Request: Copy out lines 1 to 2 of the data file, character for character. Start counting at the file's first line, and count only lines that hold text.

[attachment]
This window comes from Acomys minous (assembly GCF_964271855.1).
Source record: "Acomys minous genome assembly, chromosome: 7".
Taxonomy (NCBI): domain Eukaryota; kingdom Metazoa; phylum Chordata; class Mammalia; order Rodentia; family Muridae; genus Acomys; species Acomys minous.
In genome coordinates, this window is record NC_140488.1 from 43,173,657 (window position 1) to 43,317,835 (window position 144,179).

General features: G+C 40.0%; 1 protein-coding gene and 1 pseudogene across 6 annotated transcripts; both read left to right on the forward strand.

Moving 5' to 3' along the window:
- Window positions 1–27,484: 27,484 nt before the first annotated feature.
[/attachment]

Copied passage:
This window comes from Acomys minous (assembly GCF_964271855.1).
Source record: "Acomys minous genome assembly, chromosome: 7".